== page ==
Amsterdam Center for Social Media

Online-Protest: Pluralization and Polarization of Voices in Social Media

monsanto picBy Friederike Schultz

With the rise of social media and the transformation of societies towards globally networked societies, protest actors gain new ways for affecting corporations’ reputation and legitimacy. Through blogs, Facebook, and Twitter, communication can potentially speed up, become more interactive and produce participation across organizations and various audiences (Castello, Morsing & Schultz, forthcoming). Two examples spread the social media sphere very recently: In the beginning of November 2013, the global company Google has connected the commentary system on the video plattform Youtube, which is owned by Google, with its social network google+. Users responded critical via social media and started to post videos on youtube to criticize Google for this decision (e.g., http://www.youtube.com/watch?v=fFOjzBEHxd0).

They also set up a petition against this initiative, which was signed by more than 200.000 users within a view days. Another recent example is the grass root movement „March Against Monsanto“, which protests against the Monsanto corporation and its genetically modified organisms. According to the protest movement, Monsanto’s foods can lead to serious health conditions such as the development of cancer tumors, infertility and birth defects. Protest marches took place on the 25th of May 2013 in more than 330 places around the world, but mainly USA, and again on the 12th of October 2013. They were amongs others announced on the protest movements facebook page, which has meanwhile 250.000 likes, and covered by traditional media. As these two examples document, the dynamization of communication through social media changes the interplay between business and society and leads to higher plurality on the one hand, but also polarization of voices in the public debate on the other. To what extend these protest voices can reach public awareness and accordingly affect corporations legitimacy in turn depends also on power and economic relations of and between social and traditional media, as recent research from our center discusses (Castello et al., forthcoming).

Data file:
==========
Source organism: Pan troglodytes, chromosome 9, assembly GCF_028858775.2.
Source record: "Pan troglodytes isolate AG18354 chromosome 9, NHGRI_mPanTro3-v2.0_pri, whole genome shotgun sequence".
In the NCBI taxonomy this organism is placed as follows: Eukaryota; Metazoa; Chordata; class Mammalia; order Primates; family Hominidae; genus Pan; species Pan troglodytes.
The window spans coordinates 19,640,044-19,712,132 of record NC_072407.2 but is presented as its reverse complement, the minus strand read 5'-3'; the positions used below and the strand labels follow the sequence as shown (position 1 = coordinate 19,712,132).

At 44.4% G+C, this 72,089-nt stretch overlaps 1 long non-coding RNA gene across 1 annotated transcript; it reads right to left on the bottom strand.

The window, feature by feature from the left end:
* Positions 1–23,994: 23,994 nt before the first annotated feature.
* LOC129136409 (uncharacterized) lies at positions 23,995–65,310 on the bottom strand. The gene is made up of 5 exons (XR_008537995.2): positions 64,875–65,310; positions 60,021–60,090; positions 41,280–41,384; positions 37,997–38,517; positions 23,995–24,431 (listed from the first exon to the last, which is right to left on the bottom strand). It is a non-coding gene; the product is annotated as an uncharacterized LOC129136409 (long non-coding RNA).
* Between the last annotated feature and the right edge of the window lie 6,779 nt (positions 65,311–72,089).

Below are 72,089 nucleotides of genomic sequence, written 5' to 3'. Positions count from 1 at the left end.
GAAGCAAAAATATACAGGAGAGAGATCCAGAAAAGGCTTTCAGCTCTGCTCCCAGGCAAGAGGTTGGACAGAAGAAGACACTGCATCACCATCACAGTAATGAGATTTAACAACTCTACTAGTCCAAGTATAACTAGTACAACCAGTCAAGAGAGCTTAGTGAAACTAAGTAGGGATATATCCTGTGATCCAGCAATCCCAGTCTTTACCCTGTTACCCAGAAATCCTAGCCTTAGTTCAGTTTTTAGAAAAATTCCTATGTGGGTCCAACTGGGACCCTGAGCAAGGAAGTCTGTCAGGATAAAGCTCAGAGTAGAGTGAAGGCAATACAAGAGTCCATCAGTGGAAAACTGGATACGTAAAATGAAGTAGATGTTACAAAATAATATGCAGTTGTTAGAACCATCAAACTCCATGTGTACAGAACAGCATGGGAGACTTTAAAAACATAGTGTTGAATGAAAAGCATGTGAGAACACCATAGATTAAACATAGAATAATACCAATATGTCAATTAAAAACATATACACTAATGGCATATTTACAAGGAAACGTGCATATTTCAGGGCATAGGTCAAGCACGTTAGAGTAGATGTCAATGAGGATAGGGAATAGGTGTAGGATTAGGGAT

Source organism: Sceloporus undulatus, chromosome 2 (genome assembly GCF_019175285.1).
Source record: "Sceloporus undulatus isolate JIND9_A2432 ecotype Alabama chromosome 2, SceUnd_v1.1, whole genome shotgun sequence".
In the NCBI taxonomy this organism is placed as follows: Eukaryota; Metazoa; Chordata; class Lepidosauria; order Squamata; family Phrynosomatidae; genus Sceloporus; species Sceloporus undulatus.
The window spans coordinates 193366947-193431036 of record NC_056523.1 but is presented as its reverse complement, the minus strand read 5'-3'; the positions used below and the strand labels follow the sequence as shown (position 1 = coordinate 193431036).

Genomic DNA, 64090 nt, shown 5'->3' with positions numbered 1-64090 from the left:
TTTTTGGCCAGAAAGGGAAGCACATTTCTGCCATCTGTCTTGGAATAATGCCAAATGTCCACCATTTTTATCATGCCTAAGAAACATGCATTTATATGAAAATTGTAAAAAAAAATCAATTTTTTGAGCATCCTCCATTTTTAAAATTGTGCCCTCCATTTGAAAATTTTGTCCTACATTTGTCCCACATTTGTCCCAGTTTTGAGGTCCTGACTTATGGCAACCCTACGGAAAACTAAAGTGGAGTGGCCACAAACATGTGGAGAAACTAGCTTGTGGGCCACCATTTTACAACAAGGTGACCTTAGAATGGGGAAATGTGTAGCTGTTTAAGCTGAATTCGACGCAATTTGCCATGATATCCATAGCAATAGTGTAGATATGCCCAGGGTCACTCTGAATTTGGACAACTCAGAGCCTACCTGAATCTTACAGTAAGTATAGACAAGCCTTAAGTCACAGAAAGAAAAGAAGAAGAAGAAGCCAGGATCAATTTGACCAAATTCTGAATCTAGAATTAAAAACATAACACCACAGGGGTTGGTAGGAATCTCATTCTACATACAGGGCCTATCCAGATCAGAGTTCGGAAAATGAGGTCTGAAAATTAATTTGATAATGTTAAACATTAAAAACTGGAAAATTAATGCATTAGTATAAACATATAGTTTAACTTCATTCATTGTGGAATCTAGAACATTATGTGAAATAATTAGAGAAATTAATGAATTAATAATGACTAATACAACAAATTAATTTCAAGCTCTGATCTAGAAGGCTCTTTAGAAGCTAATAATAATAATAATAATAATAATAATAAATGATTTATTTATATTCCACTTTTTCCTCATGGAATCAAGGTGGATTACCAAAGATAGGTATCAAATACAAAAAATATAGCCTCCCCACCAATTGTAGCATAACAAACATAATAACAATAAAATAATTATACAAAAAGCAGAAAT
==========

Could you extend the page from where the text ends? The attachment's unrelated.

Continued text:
Castello, I., Morsing, M. & Schultz, F. (forthcoming): Communicative Dynamics and the Polyphony of Corporate Social Responsibility in the Network Society, Journal of Business Ethics.


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